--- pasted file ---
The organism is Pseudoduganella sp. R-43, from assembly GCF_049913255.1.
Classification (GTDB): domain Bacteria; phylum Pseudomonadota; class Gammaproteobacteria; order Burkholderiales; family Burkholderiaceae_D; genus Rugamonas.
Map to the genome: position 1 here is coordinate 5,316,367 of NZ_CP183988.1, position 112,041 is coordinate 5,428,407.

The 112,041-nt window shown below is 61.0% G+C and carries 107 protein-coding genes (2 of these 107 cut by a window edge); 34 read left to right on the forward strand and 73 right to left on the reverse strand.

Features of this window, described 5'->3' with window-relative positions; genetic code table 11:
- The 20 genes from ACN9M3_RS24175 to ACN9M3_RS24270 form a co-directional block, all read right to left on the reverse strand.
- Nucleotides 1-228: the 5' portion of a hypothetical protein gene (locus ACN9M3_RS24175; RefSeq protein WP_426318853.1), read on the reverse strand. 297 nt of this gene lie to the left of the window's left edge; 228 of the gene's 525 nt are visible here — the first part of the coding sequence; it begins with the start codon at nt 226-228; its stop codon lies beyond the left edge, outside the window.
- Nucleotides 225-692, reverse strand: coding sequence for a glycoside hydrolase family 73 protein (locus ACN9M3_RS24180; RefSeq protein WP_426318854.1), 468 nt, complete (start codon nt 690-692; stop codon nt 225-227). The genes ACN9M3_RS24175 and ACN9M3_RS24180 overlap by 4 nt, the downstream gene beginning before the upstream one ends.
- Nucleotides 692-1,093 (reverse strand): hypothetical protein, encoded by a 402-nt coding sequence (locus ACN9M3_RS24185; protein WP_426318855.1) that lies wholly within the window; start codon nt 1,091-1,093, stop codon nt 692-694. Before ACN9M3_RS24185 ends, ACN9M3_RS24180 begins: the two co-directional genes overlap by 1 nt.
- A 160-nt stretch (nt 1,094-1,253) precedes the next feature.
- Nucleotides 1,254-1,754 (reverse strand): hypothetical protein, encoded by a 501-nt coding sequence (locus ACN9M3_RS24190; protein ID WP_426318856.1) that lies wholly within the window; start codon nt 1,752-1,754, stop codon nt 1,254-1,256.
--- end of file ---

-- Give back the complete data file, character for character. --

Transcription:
The organism is Pseudoduganella sp. R-43, from assembly GCF_049913255.1.
Classification (GTDB): domain Bacteria; phylum Pseudomonadota; class Gammaproteobacteria; order Burkholderiales; family Burkholderiaceae_D; genus Rugamonas.
Map to the genome: position 1 here is coordinate 5,316,367 of NZ_CP183988.1, position 112,041 is coordinate 5,428,407.

The 112,041-nt window shown below is 61.0% G+C and carries 107 protein-coding genes (2 of these 107 cut by a window edge); 34 read left to right on the forward strand and 73 right to left on the reverse strand.

Features of this window, described 5'->3' with window-relative positions; genetic code table 11:
- The 20 genes from ACN9M3_RS24175 to ACN9M3_RS24270 form a co-directional block, all read right to left on the reverse strand.
- Nucleotides 1-228: the 5' portion of a hypothetical protein gene (locus ACN9M3_RS24175; RefSeq protein WP_426318853.1), read on the reverse strand. 297 nt of this gene lie to the left of the window's left edge; 228 of the gene's 525 nt are visible here — the first part of the coding sequence; it begins with the start codon at nt 226-228; its stop codon lies beyond the left edge, outside the window.
- Nucleotides 225-692, reverse strand: coding sequence for a glycoside hydrolase family 73 protein (locus ACN9M3_RS24180; RefSeq protein WP_426318854.1), 468 nt, complete (start codon nt 690-692; stop codon nt 225-227). The genes ACN9M3_RS24175 and ACN9M3_RS24180 overlap by 4 nt, the downstream gene beginning before the upstream one ends.
- Nucleotides 692-1,093 (reverse strand): hypothetical protein, encoded by a 402-nt coding sequence (locus ACN9M3_RS24185; protein WP_426318855.1) that lies wholly within the window; start codon nt 1,091-1,093, stop codon nt 692-694. Before ACN9M3_RS24185 ends, ACN9M3_RS24180 begins: the two co-directional genes overlap by 1 nt.
- A 160-nt stretch (nt 1,094-1,253) precedes the next feature.
- Nucleotides 1,254-1,754 (reverse strand): hypothetical protein, encoded by a 501-nt coding sequence (locus ACN9M3_RS24190; protein ID WP_426318856.1) that lies wholly within the window; start codon nt 1,752-1,754, stop codon nt 1,254-1,256.